Early in 1960, Chevrolet started stamping a date code on the cowl tag. Most cars do not feature this code, as it apparently was introduced sometime in the month of February long after production for the 1960 model had started. This date code, if present, can be found above the word "STYLE" on the cowl tag. If you don't know where to find your cowl tag, click HERE.
This code consists of two numbers followed by a letter. The two numbers indicate the month. For example "01" stands for January, and "12" for December. The letter indicates the week of the month. The letter "A" would be the first week, and "D" would be the last week. In the example above, "02C" indicates the third week in February.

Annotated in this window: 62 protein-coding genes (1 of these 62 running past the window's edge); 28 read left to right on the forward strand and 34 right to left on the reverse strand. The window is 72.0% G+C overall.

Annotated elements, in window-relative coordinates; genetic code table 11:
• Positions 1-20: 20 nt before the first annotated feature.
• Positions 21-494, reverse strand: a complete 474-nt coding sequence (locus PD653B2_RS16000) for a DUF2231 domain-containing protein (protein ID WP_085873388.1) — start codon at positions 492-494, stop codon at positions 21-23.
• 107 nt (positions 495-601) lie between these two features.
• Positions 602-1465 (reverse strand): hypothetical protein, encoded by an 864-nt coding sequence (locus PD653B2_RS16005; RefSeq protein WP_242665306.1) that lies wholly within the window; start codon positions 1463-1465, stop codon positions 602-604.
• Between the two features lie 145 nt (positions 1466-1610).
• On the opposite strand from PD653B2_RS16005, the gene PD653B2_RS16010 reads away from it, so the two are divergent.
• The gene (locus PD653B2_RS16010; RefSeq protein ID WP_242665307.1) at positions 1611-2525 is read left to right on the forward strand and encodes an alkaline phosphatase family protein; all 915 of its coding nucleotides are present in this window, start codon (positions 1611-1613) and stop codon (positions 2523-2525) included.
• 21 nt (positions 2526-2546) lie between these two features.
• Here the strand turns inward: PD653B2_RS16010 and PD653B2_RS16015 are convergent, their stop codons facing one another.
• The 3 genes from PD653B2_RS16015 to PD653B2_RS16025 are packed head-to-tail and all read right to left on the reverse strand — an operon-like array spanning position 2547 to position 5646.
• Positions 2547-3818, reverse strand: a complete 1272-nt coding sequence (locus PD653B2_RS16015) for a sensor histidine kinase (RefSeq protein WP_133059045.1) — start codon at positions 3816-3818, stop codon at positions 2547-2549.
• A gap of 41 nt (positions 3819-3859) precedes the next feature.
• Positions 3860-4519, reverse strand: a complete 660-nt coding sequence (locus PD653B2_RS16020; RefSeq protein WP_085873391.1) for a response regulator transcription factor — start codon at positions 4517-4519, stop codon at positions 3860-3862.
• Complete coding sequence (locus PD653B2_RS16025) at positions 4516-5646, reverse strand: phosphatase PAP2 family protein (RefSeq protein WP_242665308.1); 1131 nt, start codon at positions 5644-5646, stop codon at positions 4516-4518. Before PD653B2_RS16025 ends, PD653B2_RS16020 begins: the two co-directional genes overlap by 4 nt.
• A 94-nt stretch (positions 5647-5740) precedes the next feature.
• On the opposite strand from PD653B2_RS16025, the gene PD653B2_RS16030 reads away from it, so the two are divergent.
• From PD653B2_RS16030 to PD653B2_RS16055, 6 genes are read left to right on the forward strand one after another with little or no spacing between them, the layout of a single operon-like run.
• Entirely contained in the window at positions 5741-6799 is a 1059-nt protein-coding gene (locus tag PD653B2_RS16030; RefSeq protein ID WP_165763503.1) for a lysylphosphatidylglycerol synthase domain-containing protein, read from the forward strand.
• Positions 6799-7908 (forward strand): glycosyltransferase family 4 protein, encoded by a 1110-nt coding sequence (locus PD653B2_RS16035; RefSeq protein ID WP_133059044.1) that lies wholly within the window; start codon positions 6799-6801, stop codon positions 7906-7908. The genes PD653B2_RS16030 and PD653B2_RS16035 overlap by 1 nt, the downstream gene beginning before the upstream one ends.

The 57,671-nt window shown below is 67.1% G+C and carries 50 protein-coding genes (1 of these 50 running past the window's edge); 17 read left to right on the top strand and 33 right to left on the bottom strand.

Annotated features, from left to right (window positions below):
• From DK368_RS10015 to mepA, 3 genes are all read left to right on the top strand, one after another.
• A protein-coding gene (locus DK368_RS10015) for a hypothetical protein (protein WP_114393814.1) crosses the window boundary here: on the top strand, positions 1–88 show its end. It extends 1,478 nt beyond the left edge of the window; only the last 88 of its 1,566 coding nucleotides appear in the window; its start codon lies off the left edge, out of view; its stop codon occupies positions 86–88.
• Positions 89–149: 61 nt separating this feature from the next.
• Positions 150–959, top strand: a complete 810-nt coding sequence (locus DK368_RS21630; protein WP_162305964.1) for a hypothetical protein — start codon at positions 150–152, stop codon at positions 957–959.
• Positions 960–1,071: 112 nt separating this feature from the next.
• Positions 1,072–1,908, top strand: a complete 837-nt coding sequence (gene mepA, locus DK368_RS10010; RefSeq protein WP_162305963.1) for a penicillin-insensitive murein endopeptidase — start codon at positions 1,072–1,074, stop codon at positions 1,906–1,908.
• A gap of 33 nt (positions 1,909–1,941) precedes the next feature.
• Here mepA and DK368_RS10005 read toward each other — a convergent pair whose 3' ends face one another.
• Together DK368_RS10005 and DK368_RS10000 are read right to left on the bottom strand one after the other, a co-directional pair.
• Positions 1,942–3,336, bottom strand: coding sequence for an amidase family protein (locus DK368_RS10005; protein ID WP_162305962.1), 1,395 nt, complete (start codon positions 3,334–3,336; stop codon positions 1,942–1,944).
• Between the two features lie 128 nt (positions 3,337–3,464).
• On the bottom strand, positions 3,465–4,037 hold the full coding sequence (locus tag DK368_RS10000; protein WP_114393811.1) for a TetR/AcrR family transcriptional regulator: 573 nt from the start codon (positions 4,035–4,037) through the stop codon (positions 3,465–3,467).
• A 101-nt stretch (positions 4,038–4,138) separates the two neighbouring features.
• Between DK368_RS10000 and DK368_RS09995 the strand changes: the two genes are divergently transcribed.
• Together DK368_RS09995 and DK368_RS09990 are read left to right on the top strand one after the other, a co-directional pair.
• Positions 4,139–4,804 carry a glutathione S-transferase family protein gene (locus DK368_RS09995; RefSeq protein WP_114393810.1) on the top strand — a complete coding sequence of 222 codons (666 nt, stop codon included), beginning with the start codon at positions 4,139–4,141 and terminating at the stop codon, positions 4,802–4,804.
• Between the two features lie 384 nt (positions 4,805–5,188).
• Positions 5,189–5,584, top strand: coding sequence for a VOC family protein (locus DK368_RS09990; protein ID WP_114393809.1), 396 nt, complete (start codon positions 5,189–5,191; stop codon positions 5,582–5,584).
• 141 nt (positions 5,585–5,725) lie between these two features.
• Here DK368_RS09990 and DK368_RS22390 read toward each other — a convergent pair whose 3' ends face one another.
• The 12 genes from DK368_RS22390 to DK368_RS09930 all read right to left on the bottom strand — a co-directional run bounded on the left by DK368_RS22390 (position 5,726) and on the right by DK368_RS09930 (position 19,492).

There are other means for identification of a cars approximate date of manufacture. The engine, transmission, differential, and other cast-iron components have date codes cast into them. Assuming these parts are original to the car, they should all fall within a certain date range. This is what makes for a "numbers matching" car. At this time, these date codes are beyond the scope of this website, with the exception of the differential codes.